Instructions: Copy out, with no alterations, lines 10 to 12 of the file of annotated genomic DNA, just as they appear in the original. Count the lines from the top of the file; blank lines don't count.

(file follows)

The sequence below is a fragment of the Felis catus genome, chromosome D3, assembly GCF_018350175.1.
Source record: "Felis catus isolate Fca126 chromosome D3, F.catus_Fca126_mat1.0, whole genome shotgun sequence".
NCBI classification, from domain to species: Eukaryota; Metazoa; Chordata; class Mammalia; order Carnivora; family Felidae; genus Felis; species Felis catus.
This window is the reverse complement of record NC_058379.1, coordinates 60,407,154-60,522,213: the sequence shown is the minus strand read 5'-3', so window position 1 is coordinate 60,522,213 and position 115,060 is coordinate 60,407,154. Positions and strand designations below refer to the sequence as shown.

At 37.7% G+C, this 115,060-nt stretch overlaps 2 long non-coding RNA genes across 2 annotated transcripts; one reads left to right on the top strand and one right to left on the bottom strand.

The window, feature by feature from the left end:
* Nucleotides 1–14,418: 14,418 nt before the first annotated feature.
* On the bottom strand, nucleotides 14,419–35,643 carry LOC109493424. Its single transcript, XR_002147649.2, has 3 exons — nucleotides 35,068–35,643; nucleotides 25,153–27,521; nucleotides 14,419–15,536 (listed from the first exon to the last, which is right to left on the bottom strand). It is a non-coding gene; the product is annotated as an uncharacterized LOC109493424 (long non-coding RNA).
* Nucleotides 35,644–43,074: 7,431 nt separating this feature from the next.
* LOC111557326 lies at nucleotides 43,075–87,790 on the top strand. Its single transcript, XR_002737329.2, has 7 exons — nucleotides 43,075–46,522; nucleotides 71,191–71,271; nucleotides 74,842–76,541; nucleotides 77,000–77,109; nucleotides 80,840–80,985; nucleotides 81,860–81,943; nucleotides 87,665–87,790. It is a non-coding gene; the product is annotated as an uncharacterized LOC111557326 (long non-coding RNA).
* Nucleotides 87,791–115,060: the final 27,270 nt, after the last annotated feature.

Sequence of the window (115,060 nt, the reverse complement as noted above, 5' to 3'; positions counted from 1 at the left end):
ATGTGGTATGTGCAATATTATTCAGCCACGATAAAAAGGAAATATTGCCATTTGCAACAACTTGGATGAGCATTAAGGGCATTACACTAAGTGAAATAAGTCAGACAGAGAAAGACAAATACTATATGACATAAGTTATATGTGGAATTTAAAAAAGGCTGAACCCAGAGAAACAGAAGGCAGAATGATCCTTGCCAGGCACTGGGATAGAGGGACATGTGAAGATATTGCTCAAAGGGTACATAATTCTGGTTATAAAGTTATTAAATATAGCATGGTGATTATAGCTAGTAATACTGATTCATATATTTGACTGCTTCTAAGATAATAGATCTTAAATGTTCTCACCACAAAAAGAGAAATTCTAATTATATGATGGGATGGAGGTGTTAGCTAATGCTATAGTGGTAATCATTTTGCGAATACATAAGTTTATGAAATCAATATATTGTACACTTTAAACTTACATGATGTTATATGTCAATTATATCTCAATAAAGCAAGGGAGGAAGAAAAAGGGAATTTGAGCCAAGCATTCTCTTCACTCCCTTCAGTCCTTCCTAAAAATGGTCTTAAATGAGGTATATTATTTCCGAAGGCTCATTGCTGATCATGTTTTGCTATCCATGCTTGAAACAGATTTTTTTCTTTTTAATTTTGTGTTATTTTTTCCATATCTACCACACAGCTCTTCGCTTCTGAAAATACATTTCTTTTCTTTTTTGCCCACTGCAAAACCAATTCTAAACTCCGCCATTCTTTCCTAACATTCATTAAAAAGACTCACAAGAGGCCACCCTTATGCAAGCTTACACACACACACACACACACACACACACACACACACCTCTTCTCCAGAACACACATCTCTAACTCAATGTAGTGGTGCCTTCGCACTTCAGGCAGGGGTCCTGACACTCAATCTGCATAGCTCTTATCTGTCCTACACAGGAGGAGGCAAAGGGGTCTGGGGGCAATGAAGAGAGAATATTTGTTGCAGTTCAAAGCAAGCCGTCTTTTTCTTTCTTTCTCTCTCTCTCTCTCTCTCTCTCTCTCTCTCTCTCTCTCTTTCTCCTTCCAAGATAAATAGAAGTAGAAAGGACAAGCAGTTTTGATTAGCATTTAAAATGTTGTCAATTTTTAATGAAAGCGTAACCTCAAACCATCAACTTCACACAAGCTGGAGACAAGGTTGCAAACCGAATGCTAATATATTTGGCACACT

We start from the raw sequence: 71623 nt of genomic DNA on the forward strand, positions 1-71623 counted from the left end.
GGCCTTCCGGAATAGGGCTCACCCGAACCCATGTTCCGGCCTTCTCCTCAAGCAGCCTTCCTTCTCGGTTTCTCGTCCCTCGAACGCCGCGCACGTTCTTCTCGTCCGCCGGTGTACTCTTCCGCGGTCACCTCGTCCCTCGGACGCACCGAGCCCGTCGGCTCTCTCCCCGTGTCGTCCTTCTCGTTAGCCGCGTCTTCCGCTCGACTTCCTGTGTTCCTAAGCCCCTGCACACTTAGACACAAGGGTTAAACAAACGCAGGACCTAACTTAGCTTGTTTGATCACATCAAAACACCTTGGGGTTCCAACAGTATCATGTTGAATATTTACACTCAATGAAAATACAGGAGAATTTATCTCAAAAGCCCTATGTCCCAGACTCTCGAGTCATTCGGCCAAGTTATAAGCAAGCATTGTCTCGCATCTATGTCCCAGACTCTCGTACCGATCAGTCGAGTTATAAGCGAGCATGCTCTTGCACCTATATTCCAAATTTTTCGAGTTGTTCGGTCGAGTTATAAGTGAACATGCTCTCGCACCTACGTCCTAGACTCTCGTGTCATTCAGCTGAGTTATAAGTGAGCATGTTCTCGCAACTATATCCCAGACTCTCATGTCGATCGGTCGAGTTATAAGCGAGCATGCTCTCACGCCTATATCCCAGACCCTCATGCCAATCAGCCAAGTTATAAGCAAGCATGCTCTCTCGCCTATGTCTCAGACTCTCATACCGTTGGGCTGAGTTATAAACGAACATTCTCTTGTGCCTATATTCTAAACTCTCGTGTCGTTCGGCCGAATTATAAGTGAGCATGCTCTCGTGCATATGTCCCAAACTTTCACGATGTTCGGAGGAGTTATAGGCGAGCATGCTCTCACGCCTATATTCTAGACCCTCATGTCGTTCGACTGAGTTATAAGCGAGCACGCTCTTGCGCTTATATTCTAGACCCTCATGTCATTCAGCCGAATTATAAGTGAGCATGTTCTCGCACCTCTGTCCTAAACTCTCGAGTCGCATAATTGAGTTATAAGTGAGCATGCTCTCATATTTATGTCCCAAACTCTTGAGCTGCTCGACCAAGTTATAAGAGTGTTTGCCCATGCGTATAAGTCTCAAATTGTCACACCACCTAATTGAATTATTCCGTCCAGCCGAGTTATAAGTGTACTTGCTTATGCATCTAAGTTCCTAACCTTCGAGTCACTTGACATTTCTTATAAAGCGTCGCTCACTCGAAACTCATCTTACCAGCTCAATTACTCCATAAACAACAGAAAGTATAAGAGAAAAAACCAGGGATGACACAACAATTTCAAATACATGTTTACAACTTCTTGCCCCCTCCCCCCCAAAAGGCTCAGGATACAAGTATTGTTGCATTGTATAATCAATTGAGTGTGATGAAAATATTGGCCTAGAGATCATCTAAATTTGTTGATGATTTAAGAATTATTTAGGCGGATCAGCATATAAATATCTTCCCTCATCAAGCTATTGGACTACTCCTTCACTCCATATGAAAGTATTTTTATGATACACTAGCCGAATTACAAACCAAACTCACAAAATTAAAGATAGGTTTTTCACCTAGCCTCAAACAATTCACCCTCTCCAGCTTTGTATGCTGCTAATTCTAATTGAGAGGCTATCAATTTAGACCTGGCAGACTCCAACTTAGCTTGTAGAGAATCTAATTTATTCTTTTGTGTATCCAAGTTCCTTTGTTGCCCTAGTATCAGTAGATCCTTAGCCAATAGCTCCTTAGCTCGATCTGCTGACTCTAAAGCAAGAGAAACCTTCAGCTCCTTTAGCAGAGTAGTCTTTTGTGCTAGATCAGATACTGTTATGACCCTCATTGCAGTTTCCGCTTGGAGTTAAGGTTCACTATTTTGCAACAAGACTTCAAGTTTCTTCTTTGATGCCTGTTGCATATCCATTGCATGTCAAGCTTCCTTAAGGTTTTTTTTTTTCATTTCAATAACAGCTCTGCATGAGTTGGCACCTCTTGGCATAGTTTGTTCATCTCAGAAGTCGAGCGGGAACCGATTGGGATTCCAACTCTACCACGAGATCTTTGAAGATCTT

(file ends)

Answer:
* LOC111557326 lies at nucleotides 43,075–87,790 on the top strand. Its single transcript, XR_002737329.2, has 7 exons — nucleotides 43,075–46,522; nucleotides 71,191–71,271; nucleotides 74,842–76,541; nucleotides 77,000–77,109; nucleotides 80,840–80,985; nucleotides 81,860–81,943; nucleotides 87,665–87,790. It is a non-coding gene; the product is annotated as an uncharacterized LOC111557326 (long non-coding RNA).
* Nucleotides 87,791–115,060: the final 27,270 nt, after the last annotated feature.

Sequence of the window (115,060 nt, the reverse complement as noted above, 5' to 3'; positions counted from 1 at the left end):